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How a Bicycle Works: Not Like We Thought

 by Keith Goetzman

Tags: bicycles, biking, research, physics, science and technology, Keith Goetzman,

Bike wheel shadow

What makes a bike stay upright? Many of us can repeat the conventional grade-school wisdom that the gyroscopic effect is the magical stabilizer of the spinning bike wheel—but scientists are finding that the physics of biking are much more complex than this, reports Science News. They are learning this in part by trying to knock over moving bikes.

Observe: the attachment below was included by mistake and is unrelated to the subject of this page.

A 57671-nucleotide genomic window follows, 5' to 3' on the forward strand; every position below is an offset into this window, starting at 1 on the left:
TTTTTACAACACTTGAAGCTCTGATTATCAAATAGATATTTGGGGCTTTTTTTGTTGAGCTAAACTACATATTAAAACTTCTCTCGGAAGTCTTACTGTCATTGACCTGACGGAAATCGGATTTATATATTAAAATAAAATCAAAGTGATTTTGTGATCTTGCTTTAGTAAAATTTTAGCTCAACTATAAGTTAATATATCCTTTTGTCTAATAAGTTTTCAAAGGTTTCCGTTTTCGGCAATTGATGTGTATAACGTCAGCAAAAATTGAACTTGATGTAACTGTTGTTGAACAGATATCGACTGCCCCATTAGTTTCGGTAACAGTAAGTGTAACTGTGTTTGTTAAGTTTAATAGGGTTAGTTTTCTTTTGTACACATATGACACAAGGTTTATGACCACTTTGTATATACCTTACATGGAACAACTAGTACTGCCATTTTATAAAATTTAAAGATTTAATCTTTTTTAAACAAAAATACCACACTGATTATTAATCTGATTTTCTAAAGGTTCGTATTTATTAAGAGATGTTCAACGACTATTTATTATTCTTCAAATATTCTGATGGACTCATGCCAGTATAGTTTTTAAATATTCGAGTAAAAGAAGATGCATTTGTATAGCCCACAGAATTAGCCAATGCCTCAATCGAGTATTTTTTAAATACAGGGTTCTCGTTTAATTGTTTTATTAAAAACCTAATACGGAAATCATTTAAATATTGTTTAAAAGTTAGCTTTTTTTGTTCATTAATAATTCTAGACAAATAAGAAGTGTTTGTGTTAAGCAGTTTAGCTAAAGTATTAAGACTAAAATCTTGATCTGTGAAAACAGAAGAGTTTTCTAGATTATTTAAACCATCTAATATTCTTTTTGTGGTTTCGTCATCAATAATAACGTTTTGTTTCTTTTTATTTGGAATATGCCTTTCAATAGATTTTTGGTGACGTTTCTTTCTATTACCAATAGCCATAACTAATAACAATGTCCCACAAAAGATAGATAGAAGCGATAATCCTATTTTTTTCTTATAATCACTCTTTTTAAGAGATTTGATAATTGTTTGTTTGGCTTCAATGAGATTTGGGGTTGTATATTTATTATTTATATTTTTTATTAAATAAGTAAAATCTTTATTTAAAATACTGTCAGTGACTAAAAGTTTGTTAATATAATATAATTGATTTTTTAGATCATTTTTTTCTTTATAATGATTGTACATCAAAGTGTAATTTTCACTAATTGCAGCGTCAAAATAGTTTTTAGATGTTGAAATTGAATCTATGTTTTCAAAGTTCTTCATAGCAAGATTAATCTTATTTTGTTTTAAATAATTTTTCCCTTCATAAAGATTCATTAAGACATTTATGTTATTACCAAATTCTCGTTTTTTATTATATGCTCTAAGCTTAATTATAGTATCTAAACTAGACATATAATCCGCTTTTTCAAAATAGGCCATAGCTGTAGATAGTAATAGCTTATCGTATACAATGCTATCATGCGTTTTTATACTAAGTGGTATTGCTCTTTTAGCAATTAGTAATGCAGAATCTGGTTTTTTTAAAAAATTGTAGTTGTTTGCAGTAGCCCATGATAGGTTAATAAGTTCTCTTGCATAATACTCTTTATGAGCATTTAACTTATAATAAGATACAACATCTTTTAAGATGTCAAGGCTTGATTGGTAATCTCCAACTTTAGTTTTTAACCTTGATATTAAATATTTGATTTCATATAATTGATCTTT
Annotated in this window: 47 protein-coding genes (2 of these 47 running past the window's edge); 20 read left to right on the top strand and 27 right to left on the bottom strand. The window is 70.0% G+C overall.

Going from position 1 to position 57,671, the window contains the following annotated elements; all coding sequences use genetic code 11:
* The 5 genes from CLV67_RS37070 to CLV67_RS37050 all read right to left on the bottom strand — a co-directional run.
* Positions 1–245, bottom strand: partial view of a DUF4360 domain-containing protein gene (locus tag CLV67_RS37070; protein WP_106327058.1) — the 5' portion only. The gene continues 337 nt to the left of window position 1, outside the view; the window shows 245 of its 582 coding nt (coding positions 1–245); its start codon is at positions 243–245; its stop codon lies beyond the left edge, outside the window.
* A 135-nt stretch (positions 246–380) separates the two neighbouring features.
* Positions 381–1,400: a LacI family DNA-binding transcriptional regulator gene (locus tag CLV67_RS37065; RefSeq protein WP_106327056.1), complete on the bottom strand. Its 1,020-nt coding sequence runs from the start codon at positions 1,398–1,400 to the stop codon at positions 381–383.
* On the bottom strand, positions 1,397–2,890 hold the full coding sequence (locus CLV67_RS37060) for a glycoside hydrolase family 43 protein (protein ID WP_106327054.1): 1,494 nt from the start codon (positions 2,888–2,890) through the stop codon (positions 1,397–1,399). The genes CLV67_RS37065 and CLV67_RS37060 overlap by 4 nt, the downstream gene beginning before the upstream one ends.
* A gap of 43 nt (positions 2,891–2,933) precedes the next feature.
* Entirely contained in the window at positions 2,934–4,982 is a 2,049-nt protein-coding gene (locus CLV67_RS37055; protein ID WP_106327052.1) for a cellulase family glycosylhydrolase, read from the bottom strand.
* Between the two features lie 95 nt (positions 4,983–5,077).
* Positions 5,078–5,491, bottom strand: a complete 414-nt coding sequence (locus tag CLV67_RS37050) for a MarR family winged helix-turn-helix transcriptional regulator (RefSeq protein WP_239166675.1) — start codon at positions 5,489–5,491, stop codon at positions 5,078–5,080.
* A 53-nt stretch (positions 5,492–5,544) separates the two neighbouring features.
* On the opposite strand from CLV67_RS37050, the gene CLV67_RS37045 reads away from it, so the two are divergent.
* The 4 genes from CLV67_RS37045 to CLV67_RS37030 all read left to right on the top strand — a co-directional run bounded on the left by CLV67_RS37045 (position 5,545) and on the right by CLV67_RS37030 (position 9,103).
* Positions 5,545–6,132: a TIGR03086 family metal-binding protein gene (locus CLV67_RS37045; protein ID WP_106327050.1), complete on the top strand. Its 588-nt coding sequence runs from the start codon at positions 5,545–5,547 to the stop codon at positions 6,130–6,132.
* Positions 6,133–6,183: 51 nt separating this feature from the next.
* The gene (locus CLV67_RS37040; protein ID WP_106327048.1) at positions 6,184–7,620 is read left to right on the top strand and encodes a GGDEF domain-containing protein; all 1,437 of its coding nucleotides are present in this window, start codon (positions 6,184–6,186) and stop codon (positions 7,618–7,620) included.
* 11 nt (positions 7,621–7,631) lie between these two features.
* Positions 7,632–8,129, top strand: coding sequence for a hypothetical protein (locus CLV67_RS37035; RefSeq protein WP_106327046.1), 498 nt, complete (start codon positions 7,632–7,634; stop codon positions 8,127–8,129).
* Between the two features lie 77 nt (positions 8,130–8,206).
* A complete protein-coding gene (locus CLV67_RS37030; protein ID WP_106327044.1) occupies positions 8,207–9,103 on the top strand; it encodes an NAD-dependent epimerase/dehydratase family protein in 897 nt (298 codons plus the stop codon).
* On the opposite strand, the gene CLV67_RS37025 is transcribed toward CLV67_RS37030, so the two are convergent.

A bicycle in motion, even riderless, can coast for long distances without falling. The bike-abusing researchers are learning that neither the gyroscopic effect nor another long-accepted explanation, the “trail effect,” entirely explains the bike’s stability. Writes Science News:

So remember, bikers, whether you’re keeping it pure on a fixed-gear or geeking out on a slow-rolling “comfort” bike, many of the same physical forces apply. And as for the oft-maligned weird cousins of the bicycle world, recumbent bike riders? They are no less than the fearless test pilots of the future.

Source: Science News 

Image by Looking Glass, licensed under Creative Commons.